Before discussing the menu I would like to mention the service at Envy. You can be served the very best of food, but if it is done rudely or even carelessly, a meal can be ruined. The service at Envy is just plain excellent. I can not praise it too highly. At first I thought it was because they recognized me as a food critic, but this was not the case. A reading of public reviews shared my very same opinion of wonderful service.
The Dinner Menu: I go to a steakhouse for the beef. Not for a salad or a bowl of soup, so let’s start out with the steaks. All of the meat is 100% certified aged Angus: 17oz Bone in Rib Eye, 14oz New York Strip Steak, 10oz Filet Mignon, 18oz T Bone Steak and a 14oz Bone in Filet. The beef is well prepared and tastes excellent. They also have some special sauces that are well worth trying.
Envy has a specialty menu of veal, pork and lamb chops. All the main courses are served with a crock of garlic mashed potatoes and roasted in season vegetables. However there is a side dish menu which includes such items as Truffle Fries and Grilled Asparagus.
The dinner menu includes soups such as roasted tomato, appetizers ranging from crab cakes to gnocchi. There is also a salad menu which includes a bacon, lettuce and tomato wedge along with an excellent Caesar salad.
Do not forget to leave room for the dessert menu which includes chocolate lava cake, cheese cake, sorbets, a special chocolate cake and assorted ice creams.
Every food critic has their own favorite restaurant. But high on everyone’s list is the Carnevino. It is a fusion of dark wooded old world elegance and a steakhouse menu of unforgettable tastes. The wonderfully savory tastes of the menu are the result of excellent food preparation and the long term dry aging of the beef that is served. Properly aged beef creates a taste that remains on your palate long after you have eaten.
A reddish marble bar, large picture windows, comfortable overstuffed chairs, old fashioned street lights for illumination and a life size bronze sculpture of a bull all join together to make a statement of elegant dining at Carnevuno.
Typical of the items on the aged beef menu are; bone in Ribeye, bone in New York Strip Steak, Filet Mignon and a mixed grill. Lamb, pork and veal chops are also served.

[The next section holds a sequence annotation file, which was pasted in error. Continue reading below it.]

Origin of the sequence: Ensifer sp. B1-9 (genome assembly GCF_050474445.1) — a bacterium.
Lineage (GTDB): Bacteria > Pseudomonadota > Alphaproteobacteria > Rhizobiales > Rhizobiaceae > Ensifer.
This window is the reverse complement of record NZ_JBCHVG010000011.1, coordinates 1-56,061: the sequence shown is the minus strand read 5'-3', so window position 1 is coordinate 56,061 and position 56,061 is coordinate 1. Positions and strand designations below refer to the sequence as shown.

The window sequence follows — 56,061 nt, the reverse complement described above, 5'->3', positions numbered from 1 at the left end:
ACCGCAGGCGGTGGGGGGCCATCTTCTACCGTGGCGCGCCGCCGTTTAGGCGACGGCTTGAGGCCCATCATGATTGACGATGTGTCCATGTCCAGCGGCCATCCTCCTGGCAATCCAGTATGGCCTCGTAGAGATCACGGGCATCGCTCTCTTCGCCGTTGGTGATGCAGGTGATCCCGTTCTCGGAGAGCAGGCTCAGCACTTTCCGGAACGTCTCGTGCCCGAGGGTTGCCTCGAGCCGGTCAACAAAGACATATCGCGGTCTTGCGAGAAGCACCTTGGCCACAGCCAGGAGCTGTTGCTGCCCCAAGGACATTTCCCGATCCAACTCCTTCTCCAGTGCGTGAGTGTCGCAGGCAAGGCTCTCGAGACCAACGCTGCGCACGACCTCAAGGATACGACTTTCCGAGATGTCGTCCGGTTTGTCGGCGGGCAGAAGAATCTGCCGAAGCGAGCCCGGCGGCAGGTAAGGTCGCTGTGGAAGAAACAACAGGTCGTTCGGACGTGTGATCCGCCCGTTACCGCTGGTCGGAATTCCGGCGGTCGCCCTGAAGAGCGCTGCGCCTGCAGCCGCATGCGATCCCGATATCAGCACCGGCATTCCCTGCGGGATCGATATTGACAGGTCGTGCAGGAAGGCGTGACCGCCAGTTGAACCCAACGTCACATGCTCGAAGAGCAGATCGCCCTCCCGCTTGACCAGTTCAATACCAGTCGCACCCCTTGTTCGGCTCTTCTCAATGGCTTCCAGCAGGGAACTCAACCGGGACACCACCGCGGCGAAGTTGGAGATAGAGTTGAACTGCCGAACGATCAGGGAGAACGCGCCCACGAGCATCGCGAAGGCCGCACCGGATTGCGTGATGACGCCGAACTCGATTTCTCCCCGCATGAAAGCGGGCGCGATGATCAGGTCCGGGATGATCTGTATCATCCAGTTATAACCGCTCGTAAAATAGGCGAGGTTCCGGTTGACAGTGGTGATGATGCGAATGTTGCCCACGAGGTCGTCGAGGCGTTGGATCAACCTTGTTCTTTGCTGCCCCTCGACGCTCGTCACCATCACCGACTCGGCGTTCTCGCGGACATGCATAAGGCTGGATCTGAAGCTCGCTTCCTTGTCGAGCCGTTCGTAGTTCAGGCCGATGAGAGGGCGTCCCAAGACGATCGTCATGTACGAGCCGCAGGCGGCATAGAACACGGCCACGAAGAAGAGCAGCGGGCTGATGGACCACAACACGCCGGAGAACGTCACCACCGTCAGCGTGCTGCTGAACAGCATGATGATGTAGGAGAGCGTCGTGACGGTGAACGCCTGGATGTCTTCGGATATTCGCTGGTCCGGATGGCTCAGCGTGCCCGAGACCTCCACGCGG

Celebrity chef Mario Bartali has given the menu an Italian influence. Carnevino features various homemade pastas. One of the most popular is the Black Fettucene made with crab, jalapenos and shallots. Pastas are available either as a side dish or a main course. The restaurant also offers a varied and interesting appetizer menu. Salads and a limited seafood menu are also available
In contrast to the meat and pasta dishes, Chef Batali has created a most pleasing desert menu. Included in it are such items as candied pecans, warm rich chocolate cake, lemon cheese cake topped with concord grapes and a rum chocolate trifle.
The Carnevino has and extremely well stocked wine cellar.
Picture New York City in the nineteen twenties when alcohol was illegal. The Speak-Easy came into existence. They were bars and nightclubs hidden from the police where they served homemade whiskey and beer. This was the beginnings of Gallagher’s.
The restaurant may not be the most elegant in Las Vegas , but their food makes up for it in Aces and Spades. They dry age their own beef. You can actually look into their aging rooms. Thick succulent steaks and chops cooking over mesquite grills have given Gallagher’s its well deserved reputation. Somebody said, “Gallagher’s is a meat and potatoes restaurant with a Park Avenue flare”. A look at their menu and you will see how correct that remark really is.
New York Sirloin Steak, Porterhouse Steak, Cowboy Rib eye Steak and Prime Rib. The Prime Rib has both a king size and a queen size portions. Lamb, pork and veal chops are also featured on the menu. If your not a beef eater you can order an extremely tasty pan roasted chicken breast.
Gallagher’s has a somewhat limited but nevertheless good seafood menu offering, Salmon, Main Lobster and Alaskan Crab-legs.
The appetizer menu offers some excellent choices. My advice is, go for the Crab-Cakes. On the soup and salad menu their clam chowder is a real winner. When it comes to side dishes, Gallagher’s potatoes win hands down. The steak fries are good and the crusty smashed potatoes even better. Don’t forget and leave room for one of their large desserts.
Del Frisco’s Double Eagle Steak House started out in Dallas more than 20 years ago. They dry age their own beef and serve thick succulent steaks and chops cooked to perfection. First of all, service is top notch and stacked with employees that go out of their way to make you feel like you and your date are the only ones in the restaurant. Plates will be whisked away when you are done and you won't even notice it. An entry we really liked was the 8 oz hand cut Filet Mignon with your choice of crab cakes, shrimp, or scallops. Go for the crab cakes, which are drenched in lobster sauce and very decadent (some of the best we have ever tasted). The porterhouse steaks and bone-in ribeye are also excellent options. They also have great sides, like Lobster Mac 'n Cheese which was amazing, and potatoes au gratin. You will also find wonderful Caesars and chopped salads. Don’t forget to leave room for one of their large desserts, like super-moist lemon cake. When it comes to wine selection, you will find a very expansive list. Just ask the sommelier for advice if you become overwhelmed by it.